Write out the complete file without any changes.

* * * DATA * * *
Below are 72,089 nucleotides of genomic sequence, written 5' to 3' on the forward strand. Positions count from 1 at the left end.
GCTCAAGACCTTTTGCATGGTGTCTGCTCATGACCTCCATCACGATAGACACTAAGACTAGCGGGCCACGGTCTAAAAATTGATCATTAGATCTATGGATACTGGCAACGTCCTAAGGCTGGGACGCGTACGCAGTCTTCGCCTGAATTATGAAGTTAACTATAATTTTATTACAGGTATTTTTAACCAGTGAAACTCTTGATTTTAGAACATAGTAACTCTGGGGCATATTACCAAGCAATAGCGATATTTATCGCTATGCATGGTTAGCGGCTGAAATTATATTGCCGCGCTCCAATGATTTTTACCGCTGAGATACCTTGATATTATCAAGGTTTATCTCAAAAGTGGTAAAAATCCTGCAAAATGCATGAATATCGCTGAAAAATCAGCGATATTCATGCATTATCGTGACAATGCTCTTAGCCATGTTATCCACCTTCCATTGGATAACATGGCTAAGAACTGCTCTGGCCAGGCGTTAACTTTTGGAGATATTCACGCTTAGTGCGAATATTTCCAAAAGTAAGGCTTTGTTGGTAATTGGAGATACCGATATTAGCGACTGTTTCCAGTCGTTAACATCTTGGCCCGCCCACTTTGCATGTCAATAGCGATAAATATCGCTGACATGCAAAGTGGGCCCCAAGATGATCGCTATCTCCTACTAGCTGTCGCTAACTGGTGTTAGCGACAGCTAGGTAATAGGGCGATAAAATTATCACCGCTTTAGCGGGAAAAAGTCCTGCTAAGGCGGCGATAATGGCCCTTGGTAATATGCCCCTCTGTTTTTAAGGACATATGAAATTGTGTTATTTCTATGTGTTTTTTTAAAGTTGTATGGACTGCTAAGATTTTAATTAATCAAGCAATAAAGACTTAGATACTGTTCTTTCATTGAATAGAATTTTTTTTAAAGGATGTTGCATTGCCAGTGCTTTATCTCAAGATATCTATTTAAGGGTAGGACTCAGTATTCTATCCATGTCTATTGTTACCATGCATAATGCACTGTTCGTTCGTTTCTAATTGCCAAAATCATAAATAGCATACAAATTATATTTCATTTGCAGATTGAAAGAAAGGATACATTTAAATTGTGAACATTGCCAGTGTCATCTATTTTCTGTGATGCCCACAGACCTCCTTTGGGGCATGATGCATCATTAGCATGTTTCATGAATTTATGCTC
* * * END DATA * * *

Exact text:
Below are 72,089 nucleotides of genomic sequence, written 5' to 3' on the forward strand. Positions count from 1 at the left end.
GCTCAAGACCTTTTGCATGGTGTCTGCTCATGACCTCCATCACGATAGACACTAAGACTAGCGGGCCACGGTCTAAAAATTGATCATTAGATCTATGGATACTGGCAACGTCCTAAGGCTGGGACGCGTACGCAGTCTTCGCCTGAATTATGAAGTTAACTATAATTTTATTACAGGTATTTTTAACCAGTGAAACTCTTGATTTTAGAACATAGTAACTCTGGGGCATATTACCAAGCAATAGCGATATTTATCGCTATGCATGGTTAGCGGCTGAAATTATATTGCCGCGCTCCAATGATTTTTACCGCTGAGATACCTTGATATTATCAAGGTTTATCTCAAAAGTGGTAAAAATCCTGCAAAATGCATGAATATCGCTGAAAAATCAGCGATATTCATGCATTATCGTGACAATGCTCTTAGCCATGTTATCCACCTTCCATTGGATAACATGGCTAAGAACTGCTCTGGCCAGGCGTTAACTTTTGGAGATATTCACGCTTAGTGCGAATATTTCCAAAAGTAAGGCTTTGTTGGTAATTGGAGATACCGATATTAGCGACTGTTTCCAGTCGTTAACATCTTGGCCCGCCCACTTTGCATGTCAATAGCGATAAATATCGCTGACATGCAAAGTGGGCCCCAAGATGATCGCTATCTCCTACTAGCTGTCGCTAACTGGTGTTAGCGACAGCTAGGTAATAGGGCGATAAAATTATCACCGCTTTAGCGGGAAAAAGTCCTGCTAAGGCGGCGATAATGGCCCTTGGTAATATGCCCCTCTGTTTTTAAGGACATATGAAATTGTGTTATTTCTATGTGTTTTTTTAAAGTTGTATGGACTGCTAAGATTTTAATTAATCAAGCAATAAAGACTTAGATACTGTTCTTTCATTGAATAGAATTTTTTTTAAAGGATGTTGCATTGCCAGTGCTTTATCTCAAGATATCTATTTAAGGGTAGGACTCAGTATTCTATCCATGTCTATTGTTACCATGCATAATGCACTGTTCGTTCGTTTCTAATTGCCAAAATCATAAATAGCATACAAATTATATTTCATTTGCAGATTGAAAGAAAGGATACATTTAAATTGTGAACATTGCCAGTGTCATCTATTTTCTGTGATGCCCACAGACCTCCTTTGGGGCATGATGCATCATTAGCATGTTTCATGAATTTATGCTC